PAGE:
siegfired

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2nd lieutenant Wilfred Owen (1893-1918)

Captain Siegfried Sassoon (1886-1967)

Wilfred Edward Salter Owen was born on the 18th March 1893 in the county of Shropshire. They soon sold their house and lodged in the backstreets of Birkenhead, a small town om the merseyside. When he grew up he travelled to France in 1912 to teach english. When war broke out he did not rush to enlist and considered the french army but returned to England. 

He joined the army in 1915 and was commisioned as an 2nd lieutenant. As he was an officer he was given partial control of a regiment. He described the men he commanded as “Expressionless lumps”. However after the horrors of some time on the western front he adopted their way of thinking. 2 years later he was hit by a mortar shell and spent several days laying out on an embankment with the remains of his fellow officer. He was diagnosed with shell shock and sent to hospital in edinburgh for treatment where he met siegfried sassoon. 

Siegfried Loraine Sassoon was born on 8th september 1886 in Kent. He grew up modestly wealthly, living in a county mansion. When he was 9 his father died of tuberculosis. As a teenager Siegfried was interested in politics and cricket. 

Motiavated by patriotism he rushed to enlist the day war broke out. However his enthusiasm was killed when he broke his leg during a riding accident and spent a year recovering. At this time he found out his brother had been killed in the gallipoli campaign. He was commisioned as a 2nd lieutenant and sent to northern France. His first poems where all glory and honour however as the war dragged out they developed a macabre tone. His time on the front was marked by exceptionally brave actions. Including capturing a line of trench with grenades. He was unsueccessfully reccomending for the victoria cross in 1916. In 1917 he published wha the house of commons, called “Treasonous literature” involving his grim war poems he was sent to hospital and declared unfit for service.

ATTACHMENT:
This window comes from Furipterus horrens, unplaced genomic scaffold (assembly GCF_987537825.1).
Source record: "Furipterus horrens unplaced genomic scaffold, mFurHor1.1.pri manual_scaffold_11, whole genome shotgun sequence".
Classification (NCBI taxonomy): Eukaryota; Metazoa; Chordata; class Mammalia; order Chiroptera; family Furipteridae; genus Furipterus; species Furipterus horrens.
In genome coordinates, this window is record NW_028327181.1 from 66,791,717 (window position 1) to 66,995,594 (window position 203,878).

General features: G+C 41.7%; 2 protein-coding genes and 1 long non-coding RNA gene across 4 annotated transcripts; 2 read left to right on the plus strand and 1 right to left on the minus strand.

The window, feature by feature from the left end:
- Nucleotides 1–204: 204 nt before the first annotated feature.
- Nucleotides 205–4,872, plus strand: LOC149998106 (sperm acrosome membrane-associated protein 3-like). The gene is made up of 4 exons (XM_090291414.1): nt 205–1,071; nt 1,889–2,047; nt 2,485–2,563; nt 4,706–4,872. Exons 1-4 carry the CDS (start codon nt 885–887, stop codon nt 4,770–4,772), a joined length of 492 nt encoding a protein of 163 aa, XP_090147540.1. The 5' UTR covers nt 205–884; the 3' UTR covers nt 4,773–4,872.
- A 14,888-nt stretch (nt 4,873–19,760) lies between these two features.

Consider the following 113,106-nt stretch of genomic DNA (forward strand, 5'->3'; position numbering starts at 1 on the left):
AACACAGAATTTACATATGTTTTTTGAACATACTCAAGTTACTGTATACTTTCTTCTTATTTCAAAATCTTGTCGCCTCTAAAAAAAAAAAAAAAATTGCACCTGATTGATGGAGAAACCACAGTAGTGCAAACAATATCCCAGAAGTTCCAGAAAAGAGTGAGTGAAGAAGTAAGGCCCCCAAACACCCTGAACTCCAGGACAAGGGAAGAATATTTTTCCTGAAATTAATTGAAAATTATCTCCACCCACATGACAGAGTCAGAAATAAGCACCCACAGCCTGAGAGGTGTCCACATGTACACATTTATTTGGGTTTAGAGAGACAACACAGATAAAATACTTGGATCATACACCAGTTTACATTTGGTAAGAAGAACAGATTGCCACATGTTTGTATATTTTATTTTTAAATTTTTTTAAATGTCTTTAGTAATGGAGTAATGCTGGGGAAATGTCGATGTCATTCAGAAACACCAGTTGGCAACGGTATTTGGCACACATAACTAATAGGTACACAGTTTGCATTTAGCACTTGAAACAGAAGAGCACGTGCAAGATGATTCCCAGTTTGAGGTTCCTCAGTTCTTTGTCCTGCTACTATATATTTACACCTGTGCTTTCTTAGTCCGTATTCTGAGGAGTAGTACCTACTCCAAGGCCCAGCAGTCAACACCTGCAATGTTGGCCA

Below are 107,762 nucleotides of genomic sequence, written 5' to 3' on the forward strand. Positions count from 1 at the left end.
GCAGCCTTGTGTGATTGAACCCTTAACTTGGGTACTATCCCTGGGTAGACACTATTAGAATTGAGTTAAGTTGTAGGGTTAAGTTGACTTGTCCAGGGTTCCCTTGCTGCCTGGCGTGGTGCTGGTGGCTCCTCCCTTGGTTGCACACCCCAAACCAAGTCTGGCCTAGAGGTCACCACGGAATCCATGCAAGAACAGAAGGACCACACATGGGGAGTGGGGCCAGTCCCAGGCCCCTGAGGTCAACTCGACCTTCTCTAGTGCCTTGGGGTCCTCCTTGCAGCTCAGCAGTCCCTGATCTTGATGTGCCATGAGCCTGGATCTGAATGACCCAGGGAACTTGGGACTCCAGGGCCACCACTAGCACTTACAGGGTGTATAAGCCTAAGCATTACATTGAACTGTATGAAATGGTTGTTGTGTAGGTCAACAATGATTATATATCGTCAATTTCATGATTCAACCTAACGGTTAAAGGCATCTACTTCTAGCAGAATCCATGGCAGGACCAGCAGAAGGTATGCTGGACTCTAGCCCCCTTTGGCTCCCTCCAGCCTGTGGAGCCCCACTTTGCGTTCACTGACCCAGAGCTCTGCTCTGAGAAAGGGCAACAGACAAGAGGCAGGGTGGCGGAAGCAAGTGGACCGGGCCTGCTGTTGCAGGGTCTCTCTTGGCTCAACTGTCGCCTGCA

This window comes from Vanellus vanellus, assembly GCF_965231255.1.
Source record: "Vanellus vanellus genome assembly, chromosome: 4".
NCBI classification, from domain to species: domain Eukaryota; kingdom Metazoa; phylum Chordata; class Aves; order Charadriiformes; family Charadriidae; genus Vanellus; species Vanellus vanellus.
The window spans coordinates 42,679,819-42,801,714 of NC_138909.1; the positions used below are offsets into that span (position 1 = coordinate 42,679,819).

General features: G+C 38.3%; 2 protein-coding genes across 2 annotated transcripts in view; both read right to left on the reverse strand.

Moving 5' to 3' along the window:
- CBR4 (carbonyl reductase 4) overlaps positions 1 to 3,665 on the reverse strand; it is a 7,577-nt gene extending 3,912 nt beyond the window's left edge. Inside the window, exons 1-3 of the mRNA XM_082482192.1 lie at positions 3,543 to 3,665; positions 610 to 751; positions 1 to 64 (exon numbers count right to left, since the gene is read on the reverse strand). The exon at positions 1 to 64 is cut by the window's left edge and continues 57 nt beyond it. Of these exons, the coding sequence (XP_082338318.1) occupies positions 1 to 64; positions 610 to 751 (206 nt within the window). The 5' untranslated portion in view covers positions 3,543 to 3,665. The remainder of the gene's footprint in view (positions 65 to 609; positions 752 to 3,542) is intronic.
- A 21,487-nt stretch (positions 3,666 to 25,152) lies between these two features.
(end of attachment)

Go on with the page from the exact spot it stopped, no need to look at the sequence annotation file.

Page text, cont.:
The two poets formed a strong bond in hospital. Owen was inspired to write his own poetry, his first great work “Anthem for a doomed youth” was read over and edited by sassoon. Owen had a great love and admiration for the man. Sassoon threatened owen with a “stab to the leg” if he went back to the trenches but owen returned to the front in july 1918. Sasssoon would be sent to guard a mandate in palestine, he was promoted to lieutenant and joined owen in the front in august 1918. 

Later that Year owen would be awarded the millitary cross for bravery and siegfried would be promoted to captain. Only a week before the war ended Wilfred owen was killed in action. His other works such as dulce decorum est where published after his death. Sassoon was instrumental in bringing owens work to light after the war. Which Sassoon survived. 

After the war Sassoon settled in oxford had a string of gay love affairs and then married in 1933. He was awarded an Knighthood in 1951 and died of stomach cancer in 1967 at the age of 81. 

“I am not protesting agains the conduct of the war, but against the political errors and insincerites for which the fighting men are being sacrificed”                - Siegfired Sassoon 

“ What passing-bells for these who die as cattle? Only the monstrous anger of the guns” - Wilfred Owen